I’m helping host the Berlin Mozilla Global Sprint next week – it’s a two day event, set aside to create the space to make it easy to volunteer on existing open source projects, aligned with the key Mozilla’s key Internet Health issues, outlined in their recently published Internet Health Report.
More specifically, these issues, taken from the report are:
WEB LITERACY: Projects that teach individuals skills to shape — and not simply consume — the web.
OPENNESS: Projects that keep the web transparent and understandable, allow anyone to invent online without asking permission, and encourage thoughtful sharing and reuse of data, code, and ideas.
PRIVACY & SECURITY: Projects that illuminate what happens to our personal data online, and how to make the Internet safer for all.
DIGITAL INCLUSION: Projects that ensure everyone has an equal opportunity to access the Internet, and can use it to improve their lives and societies.
DECENTRALIZATION: Projects that protect and secure an Internet controlled by many, so that no one actor can own it or control it or switch it off.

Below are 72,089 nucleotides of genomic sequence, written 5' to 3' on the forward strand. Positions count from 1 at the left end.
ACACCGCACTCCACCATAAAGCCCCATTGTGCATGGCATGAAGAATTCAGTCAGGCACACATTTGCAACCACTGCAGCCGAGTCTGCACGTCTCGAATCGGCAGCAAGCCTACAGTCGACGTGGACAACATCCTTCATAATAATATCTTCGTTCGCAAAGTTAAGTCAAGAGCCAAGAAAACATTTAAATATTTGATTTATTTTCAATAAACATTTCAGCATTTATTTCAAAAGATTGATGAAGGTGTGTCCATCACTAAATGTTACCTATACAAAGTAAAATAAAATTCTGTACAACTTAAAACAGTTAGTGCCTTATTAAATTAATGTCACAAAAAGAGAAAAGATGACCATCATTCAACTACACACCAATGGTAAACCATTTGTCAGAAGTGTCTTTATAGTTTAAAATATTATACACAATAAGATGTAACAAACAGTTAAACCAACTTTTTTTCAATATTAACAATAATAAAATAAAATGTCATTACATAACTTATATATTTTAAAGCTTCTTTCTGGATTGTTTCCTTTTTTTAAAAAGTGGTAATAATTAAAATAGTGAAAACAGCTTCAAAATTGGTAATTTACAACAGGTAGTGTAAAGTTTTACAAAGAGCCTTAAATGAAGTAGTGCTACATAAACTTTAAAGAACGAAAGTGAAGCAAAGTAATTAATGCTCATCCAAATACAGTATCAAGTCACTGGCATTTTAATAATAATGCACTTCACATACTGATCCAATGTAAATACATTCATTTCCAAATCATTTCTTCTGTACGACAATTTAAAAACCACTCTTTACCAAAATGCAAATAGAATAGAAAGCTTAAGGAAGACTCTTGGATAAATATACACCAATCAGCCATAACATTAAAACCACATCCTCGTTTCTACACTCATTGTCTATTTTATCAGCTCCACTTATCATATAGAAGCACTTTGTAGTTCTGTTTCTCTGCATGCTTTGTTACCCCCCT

Oh neat, these are things I’m totally in favour of. What projects are there?
There’s a load of open source projects you can hack on listed at Mozilla’s Pulse page. But to be honest, as long as you’re working on a project that addresses the issues listed above, you’ll be welcome.
If you’re feeling particularly generous, and heroic
I’m looking for some help on a project called the Planet Friendly Web Guide, which I was working on last earlier last year, as part of the Mozilla Open Web Leader programme.
I presented it at SustainableUX, and if you’re visually inclined, you can see the deck below I that I used:
I’m looking for help in a bunch of ways, but the simplest way to see where you can help is to visit this contributing page on the guide.
In particular, I’m looking for help building some fun little widgets to let people get a quick idea of the carbon footprint of the infrastructure used to serve sites they use or build, based on the general platform, packets, process model, to see if it’s easy to apply for someone who hasn’t been working on the project like I have.
Come, and hack on something nice
So, to recap, the deal is basically:
- turn up
- hack on a thing that largely agrees with the principles outlined in Mozilla’s 5 key issues
- be fed at lunchtime as a token of appreciation if you’re giving your time to make the web a better place
There’s a lot more about the whole idea of Mozilla’s global sprints on their dedicated site.
Wait two whole days? In this weather?
It’s also totally cool to drop by for just part of the two day period – understandable if you just want to spend a bit of time on a project, before getting out and enjoying the wonderful Berlin summer weather.